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I am trying to implement simple xhr abstraction, and am getting this warning when trying to set the headers for a POST. I think it might have something to do with setting the headers in a separate js file, because when i set them in the <script> tag in the .html file, it worked fine. The POST request is working fine, but I get this warning, and am curious why. I get this warning for both content-length and connection headers, but only in WebKit browsers (Chrome 5 beta and Safari 4). In Firefox, I don't get any warnings, the Content-Length header is set to the correct value, but the Connection is set to keep-alive instead of close, which makes me think that it is also ignoring my setRequestHeader calls and generating it's own. I have not tried this code in IE. Here is the markup & code:

test.html:

<!DOCTYPE html>
<html>
    <head>
        <script src="jsfile.js"></script>
        <script>
            var request = new Xhr('POST', 'script.php', true, 'data=somedata',  function(data) { 
                console.log(data.text); 
            });
        </script>
    </head>
    <body>
    </body>
</html>

jsfile.js:

function Xhr(method, url, async, data, callback) {
    var x;
    if(window.XMLHttpRequest) {
        x = new XMLHttpRequest();

        x.open(method, url, async);

        x.onreadystatechange = function() {
            if(x.readyState === 4) {
                if(x.status === 200) {
                    var data = {
                        text: x.responseText,
                        xml: x.responseXML
                    };
                    callback.call(this, data);
                }
            }
        }

        if(method.toLowerCase() === "post") {
            x.setRequestHeader("Content-Type", "application/x-www-form-urlencoded");
            x.setRequestHeader("Content-Length", data.length);
            x.setRequestHeader("Connection", "close");
        }

        x.send(data);
    } else {
        // ... implement IE code here ...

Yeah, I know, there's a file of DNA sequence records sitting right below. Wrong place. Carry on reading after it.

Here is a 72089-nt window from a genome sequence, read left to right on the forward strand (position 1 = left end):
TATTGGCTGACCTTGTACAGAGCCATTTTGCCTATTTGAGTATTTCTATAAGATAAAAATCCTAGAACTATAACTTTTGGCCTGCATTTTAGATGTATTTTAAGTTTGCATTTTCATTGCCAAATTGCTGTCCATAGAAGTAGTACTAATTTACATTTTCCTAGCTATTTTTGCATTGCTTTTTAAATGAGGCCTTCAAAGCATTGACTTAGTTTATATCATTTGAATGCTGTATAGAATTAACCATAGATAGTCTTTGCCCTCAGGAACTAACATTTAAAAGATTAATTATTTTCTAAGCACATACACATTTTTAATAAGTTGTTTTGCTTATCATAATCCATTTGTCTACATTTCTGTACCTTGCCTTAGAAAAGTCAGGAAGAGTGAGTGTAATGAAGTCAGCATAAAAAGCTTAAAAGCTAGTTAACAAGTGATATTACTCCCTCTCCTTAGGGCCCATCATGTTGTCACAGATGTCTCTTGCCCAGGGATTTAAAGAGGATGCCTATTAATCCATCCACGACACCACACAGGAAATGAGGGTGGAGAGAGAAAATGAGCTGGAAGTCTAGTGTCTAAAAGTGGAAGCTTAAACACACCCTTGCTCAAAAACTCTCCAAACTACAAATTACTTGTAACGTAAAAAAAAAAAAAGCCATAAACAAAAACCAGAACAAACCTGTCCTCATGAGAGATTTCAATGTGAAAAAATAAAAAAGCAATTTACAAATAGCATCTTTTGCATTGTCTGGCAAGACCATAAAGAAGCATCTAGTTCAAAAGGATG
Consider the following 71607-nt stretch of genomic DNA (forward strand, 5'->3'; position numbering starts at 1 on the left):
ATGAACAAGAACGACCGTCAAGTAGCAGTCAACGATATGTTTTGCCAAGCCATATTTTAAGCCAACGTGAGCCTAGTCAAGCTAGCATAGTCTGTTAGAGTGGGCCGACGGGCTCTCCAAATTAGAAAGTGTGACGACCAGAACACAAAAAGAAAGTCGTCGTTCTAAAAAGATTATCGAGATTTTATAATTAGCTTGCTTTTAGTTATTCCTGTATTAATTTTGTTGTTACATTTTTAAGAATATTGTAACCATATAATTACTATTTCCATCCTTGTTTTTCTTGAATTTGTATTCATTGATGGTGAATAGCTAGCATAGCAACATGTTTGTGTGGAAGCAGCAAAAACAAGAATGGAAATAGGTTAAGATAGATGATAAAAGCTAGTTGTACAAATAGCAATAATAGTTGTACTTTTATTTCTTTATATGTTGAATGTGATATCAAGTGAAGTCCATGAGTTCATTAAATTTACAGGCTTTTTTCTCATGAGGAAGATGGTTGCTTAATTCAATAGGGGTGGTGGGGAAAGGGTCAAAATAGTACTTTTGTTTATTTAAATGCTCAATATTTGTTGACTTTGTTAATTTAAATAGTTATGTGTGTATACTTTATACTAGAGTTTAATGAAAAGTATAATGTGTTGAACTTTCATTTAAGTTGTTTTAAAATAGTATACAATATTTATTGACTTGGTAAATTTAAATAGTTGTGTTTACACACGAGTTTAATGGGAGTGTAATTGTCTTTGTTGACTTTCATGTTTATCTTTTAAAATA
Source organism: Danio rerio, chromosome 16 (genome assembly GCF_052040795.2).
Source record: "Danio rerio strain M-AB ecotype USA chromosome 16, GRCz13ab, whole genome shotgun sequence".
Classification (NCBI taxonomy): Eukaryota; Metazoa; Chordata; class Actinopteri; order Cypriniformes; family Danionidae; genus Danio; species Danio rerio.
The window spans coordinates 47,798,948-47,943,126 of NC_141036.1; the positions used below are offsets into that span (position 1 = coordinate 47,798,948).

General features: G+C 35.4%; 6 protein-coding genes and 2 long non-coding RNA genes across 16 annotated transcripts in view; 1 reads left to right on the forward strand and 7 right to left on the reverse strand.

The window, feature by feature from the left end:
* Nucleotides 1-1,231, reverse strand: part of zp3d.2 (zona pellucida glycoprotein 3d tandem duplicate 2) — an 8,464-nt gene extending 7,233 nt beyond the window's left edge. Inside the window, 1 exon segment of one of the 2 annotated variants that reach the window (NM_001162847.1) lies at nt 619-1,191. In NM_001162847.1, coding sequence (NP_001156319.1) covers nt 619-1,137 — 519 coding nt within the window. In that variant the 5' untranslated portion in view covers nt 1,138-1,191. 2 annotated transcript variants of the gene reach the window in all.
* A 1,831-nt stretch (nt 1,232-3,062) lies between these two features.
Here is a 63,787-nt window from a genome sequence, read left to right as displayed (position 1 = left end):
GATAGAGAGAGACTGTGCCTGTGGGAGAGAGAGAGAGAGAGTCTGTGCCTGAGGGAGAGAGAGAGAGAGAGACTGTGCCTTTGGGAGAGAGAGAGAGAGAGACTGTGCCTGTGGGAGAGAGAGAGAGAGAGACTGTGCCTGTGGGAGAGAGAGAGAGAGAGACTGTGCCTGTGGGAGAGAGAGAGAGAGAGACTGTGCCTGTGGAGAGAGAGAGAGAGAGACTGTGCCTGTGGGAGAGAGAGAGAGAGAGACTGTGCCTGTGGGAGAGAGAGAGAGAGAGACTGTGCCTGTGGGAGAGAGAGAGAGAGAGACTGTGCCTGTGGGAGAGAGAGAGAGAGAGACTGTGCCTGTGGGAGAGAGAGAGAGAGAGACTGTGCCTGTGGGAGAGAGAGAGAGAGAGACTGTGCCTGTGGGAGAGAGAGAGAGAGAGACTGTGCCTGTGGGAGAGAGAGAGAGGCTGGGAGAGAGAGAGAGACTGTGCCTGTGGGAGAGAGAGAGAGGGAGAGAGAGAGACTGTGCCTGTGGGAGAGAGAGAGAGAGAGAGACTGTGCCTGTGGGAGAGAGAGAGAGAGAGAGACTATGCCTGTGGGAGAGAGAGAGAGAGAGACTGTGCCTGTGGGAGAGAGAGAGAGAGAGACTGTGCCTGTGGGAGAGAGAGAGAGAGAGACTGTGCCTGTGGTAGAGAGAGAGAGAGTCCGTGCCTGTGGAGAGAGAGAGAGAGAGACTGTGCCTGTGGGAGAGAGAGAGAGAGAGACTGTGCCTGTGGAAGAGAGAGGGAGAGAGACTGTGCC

}
    return x;
}
share|improve this question
    
Why don’t you let WebKit set that header field? – Gumbo Apr 12 '10 at 17:39
    
I guess i was under the impression that it was best-practices to set that field so it was consistent across browsers... – Paul Woolcock Apr 12 '10 at 17:40
4  
There are header fields that should better be set by the client/server automatically. Content-Length is one of them. – Gumbo Apr 12 '10 at 17:42
up vote 56 down vote accepted

it is also ignoring my setRequestHeader calls and generating its own

Yes, the standard says it must:

For security reasons, these steps should be terminated if header is [...]

  • Connection
  • Content-Length

Messing around with those could expose various request smuggling attacks, so the browser always uses its own values. There's no need or reason to try to set the request length, as the browser can do that accurately from the length of data you pass to send().

share|improve this answer
3  
Books particularly, Learning PHP, MySqL and JavaScript, still teach people to do this manually...I did the same thing after reading that book. – user656925 Jun 13 '12 at 17:50
    
I need to setRequestHeader to unzip .gzip files...is this legal? – user656925 Jun 13 '12 at 17:51
    
@Hiro: what header are you trying to set? An HTTP request will not generally decompress a .gzip resource for you; there is gzip Content-Encoding to compress a resource on the wire, but again browsers will do that for you automatically, it's not something you need to (or can) control with XMLHttpRequest.setRequestHeader. – bobince Jun 13 '12 at 22:49
    
I compressed my content using online Yahoo Tool ...and then all I had to change in my code was in PHP I had to do was header("Content-Encoding: gzip"); before ajax sending the zipped data back to the client....so much faster now...and just one line of code and an online tool. – user656925 Jun 13 '12 at 23:54
    
But I think fiddling around in JS was a not correct for me...the solution was in PHP...found this after looking at about 40 google hits. – user656925 Jun 13 '12 at 23:56

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